No matter what business you are in, the ability to tune-in to the needs of your client is vital to developing a successful relationship. That skill is even more important to practitioners in hands-on or healing professions, says #b#Edward Feldman#/b#, owner of Feldman Chiropractic in Kingston.

Feldman will give a full-day workshop on “Making the Healing Arts Successful for Your Clients” at his practice on Saturday, April 2, beginning at 9 a.m. Cost: $125. For more information, call 609-252-1766.

The seminar is aimed particularly at psychologists, massage therapists, and alternative health care practitioners. “This is a skill that has nothing to do with education level or special certifications, but it is still one of the most difficult skills to learn or to teach,” says Feldman. “The ability to create and nurture strong relationships is especially important for health practitioners because a strong client-practitioner bond can open a pathway for significant trust and healing.”

Feldman has been in practice for more than 30 years. He is a graduate of SUNY-Buffalo and earned his D.C. from New York Chiropractic College. He was a table trainer for the Upledger Institute for Workshops in CrainioSacral Therapy and is an assistant trainer in the Feldenkrais Method, developed by Moshe Feldenkrais, an Israeli physicist and athlete.

Feldman’s interest in the “mind/body connection in healing” began while he was still in school, in the 1970s. “I had an awareness of the importance of this connection, but at the time I didn’t have the experience to really understand it,” he says. A few years into practicing his interest increased as he noticed that while his patients always seemed to feel relief, it was often only temporary. “The people kept returning every few months or so with the same problems. I felt there must be something more to it than just doing the correct procedures.”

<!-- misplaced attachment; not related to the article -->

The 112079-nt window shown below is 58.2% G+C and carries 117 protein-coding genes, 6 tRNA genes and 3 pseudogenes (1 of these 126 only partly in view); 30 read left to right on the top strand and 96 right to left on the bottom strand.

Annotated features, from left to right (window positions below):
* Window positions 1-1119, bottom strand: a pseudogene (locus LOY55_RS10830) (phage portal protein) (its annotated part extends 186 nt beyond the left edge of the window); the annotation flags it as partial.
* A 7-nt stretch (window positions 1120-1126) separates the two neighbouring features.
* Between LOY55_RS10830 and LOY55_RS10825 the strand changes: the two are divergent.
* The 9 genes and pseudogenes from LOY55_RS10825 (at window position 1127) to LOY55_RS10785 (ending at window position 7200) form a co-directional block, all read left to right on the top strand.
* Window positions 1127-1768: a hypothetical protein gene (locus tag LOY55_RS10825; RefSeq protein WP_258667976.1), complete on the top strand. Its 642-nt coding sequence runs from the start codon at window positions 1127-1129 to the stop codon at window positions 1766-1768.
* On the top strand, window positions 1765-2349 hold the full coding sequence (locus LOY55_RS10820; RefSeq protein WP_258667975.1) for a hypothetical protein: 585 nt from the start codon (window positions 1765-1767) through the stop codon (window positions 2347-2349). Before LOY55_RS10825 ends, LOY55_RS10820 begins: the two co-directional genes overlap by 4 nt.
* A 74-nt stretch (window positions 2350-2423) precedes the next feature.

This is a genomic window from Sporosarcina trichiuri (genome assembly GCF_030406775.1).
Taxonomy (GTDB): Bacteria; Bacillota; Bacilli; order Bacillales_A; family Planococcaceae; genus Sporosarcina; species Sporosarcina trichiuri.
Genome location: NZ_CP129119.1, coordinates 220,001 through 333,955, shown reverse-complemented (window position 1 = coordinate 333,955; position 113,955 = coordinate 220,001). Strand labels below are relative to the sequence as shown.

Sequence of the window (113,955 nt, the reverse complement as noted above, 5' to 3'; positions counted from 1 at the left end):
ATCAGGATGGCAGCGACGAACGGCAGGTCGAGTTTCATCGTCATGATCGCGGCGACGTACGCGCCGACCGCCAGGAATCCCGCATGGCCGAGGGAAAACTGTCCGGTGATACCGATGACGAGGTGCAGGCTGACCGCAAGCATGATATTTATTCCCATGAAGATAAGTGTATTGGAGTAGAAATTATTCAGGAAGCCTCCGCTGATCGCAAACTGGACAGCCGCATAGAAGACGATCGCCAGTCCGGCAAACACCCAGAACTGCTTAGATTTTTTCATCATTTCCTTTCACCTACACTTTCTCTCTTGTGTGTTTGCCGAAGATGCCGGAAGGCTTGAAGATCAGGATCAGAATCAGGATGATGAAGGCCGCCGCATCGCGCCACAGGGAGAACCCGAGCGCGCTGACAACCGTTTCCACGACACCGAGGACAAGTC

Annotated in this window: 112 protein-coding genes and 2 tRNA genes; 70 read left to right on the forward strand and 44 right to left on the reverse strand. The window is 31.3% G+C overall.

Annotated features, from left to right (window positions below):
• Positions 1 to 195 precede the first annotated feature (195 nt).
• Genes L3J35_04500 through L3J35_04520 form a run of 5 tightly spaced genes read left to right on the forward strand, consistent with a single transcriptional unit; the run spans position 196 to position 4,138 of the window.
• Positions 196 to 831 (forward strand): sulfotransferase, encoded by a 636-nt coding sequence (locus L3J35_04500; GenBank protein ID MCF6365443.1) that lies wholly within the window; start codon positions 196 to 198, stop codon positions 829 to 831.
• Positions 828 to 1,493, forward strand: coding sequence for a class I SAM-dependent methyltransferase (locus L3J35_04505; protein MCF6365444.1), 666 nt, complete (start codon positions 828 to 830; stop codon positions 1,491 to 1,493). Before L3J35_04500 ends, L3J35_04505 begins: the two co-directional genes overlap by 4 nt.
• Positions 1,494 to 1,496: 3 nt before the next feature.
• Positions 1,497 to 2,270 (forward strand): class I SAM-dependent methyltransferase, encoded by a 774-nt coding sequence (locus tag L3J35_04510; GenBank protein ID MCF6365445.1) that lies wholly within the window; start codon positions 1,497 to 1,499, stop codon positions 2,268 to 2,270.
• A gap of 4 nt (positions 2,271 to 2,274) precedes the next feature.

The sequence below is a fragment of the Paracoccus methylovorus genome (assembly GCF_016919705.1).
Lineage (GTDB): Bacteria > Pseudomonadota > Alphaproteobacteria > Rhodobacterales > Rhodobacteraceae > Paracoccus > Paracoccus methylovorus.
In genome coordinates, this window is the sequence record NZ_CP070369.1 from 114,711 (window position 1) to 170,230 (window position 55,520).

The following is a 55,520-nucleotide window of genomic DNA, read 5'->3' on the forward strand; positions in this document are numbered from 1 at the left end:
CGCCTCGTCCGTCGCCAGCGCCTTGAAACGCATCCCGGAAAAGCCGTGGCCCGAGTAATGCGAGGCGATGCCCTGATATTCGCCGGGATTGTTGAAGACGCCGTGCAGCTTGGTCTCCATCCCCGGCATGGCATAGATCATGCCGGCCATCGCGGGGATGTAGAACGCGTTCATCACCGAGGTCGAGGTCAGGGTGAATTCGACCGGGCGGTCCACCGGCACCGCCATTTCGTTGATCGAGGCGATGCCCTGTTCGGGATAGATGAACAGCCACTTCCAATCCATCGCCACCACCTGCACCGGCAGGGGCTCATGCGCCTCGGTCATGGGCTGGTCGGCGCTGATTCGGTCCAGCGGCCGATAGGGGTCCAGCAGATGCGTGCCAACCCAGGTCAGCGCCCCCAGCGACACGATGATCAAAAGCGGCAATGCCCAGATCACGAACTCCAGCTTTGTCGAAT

#b#Presence#/b#. “I’d argue that a successful outcome for clients means that they have felt acknowledged, received, seen, and heard by the therapist,” says Feldman. “To achieve this a practitioner must have presence. This means that the person is centered and present in himself. He has put all of his own personal concerns as well as his technical skills behind a curtain.”

While it may seen counter-intuitive to “put your technical skills behind a curtain,” Feldman says that the practitioner who begins a session with a client thinking about the latest techniques will often try to use those skills whether they are the most appropriate for the particular client or not.

“So much of our work involves listening,” Feldman says. “However, before we can be active listeners and fully take in what our clients are presenting, we need to be aware of what is happening within us. This listening occurs when we become aware of our breath and the sensations occurring within our own bodies.”

Before you begin a session ask yourself, are you attentive to your breathing? Are you allowing yourself to experience your breath just the way it is, without trying to change it? Is your mind soft and calm? Have you let go of everything going on outside the room that may prevent you from experiencing the session fully? “If you answer yes, you are ready to settle in to work on the task at hand,” Feldman says.

#b#Space#/b#. Another important aspect of presence that practitioners must remember is the spatial comfort level of the client. “We need to learn how to negotiate that space, to learn what makes each person we work with comfortable or uncomfortable,” Feldman says. “We must respect space and become aware of how it affects people’s perceptions. The ability to reveal more deeply depends on a feeling of safety.”

Feldman suggests a simple exercise to help practitioners learn about their own comfort levels and to become more aware of the spatial comfort zones of others. Work with another person and begin the exercise standing about 15 feet apart. Walk slowly toward each other until both people feel that the comfort level is correct. Discuss your feelings with the other person.

While many healing practitioners, massage therapists, and chiropractors must be hands-on when working with a client, it is still important to respect their space before and after the session.

#b#Listening#/b#. Listening is one of the most important skills anyone can learn — it is important not just for the healing arts, but for every person in a service profession. “We must focus on the other person, not on our own agendas, to resonate with the person across from us and sense what’s going on within their minds and bodies,” Feldman says. “It is from this place that we relate as human beings.”

A practitioner must “check in with the client and pay attention to both the verbal and non-verbal cues,” he says. A client may feel crowded in by the practitioner, even though physically the client is given lots of space. “At times like this we may notice a change in body language for the client that indicates a level of discomfort,” he says. “It is essential to take note of these cues and make adjustments so that the client feels met, safe and seen.”

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